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The Church needs to embrace its gay followers

Paul Brown/Alamy

What would the Church of England be without gay people, wonders Allison Pearson in The Daily Telegraph. “Well, desperately short of vicars for starters.” As many as 40% of clergy are said to be gay, and the number is surely higher for choir members. Without gay men, “the organ lofts of our great cathedrals would grow cobwebby with disuse and the thrumming resonant pipes fall silent”. Lose the gay organists, gay clergy, gay choir members and gay musicians from the King’s forthcoming Coronation and what would be left? “Two archbishops and a harpist.”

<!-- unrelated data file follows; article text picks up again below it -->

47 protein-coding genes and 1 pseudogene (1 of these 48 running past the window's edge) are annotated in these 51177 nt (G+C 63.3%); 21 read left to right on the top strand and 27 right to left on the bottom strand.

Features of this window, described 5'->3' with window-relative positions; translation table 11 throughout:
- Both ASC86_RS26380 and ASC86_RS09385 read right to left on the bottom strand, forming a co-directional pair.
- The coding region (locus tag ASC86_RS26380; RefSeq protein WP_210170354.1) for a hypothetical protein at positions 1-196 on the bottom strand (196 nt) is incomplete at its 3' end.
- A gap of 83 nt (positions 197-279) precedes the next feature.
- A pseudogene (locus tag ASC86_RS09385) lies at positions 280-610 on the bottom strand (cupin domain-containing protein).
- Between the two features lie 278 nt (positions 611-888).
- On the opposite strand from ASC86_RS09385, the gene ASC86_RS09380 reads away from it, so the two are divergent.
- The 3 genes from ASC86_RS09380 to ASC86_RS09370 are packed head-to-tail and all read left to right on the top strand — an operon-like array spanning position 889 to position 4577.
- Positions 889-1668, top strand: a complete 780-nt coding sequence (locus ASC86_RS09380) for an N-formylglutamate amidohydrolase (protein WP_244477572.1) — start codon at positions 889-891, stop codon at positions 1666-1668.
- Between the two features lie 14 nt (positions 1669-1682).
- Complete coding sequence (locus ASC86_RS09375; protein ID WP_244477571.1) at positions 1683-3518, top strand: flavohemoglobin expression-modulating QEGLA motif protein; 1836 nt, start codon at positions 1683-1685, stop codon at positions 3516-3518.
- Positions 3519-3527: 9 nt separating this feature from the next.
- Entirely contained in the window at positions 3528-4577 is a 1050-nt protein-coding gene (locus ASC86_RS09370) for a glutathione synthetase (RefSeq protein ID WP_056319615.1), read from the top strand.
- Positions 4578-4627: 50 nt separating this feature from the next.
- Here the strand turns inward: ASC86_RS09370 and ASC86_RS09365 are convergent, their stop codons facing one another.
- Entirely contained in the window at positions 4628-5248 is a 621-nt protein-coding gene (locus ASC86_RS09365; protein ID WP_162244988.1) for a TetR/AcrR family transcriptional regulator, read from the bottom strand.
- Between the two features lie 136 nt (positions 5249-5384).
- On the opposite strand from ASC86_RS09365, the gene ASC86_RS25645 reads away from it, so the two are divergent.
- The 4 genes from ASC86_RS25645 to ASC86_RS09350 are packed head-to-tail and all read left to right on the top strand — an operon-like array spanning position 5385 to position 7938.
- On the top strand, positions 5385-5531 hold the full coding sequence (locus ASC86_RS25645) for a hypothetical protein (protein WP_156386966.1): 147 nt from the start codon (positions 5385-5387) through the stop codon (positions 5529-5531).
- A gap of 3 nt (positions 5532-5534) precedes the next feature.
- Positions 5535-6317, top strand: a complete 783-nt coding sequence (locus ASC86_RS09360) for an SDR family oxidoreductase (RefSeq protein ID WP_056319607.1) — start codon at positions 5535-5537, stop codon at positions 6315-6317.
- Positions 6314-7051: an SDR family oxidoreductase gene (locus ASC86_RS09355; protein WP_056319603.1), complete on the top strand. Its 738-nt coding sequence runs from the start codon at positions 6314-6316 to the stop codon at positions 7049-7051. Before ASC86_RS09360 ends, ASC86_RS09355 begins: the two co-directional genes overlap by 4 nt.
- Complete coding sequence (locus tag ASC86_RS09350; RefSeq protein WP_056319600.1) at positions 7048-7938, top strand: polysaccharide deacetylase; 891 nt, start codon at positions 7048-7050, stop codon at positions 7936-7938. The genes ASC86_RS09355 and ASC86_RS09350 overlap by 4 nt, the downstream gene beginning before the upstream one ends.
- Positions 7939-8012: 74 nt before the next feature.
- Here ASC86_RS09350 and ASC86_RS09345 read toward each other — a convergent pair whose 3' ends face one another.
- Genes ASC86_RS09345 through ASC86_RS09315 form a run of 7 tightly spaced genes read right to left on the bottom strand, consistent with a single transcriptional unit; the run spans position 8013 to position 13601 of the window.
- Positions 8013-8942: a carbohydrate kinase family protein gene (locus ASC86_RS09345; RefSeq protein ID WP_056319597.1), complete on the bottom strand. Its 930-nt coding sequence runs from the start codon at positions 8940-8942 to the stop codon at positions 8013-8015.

So imagine what it must be like to be one of these crucial, committed Christians, and know that you are forbidden to marry the person you love, “in what is quite literally your spiritual home”. Sadly, this rejection was confirmed last week, when bishops decided to uphold the Church’s traditional teaching that marriage is between “one man and one woman for life”. In a “classic C of E fudge”, priests will be allowed to perform a “blessing” service for gay couples who have been married in a civil ceremony. But why not go the whole hog? Concerns that the liturgy can’t encompass same-sex unions feel absurd given the “terrible unkindness” that exclusion does to thousands of the Church’s most devout adherents. Remember, it was once unimaginable to ordain women as priests or crown a divorced king, married to a divorced queen. And yet, no “lightning bolts or other signs of divine displeasure”. Things change. It’s time the half-gay Church did too.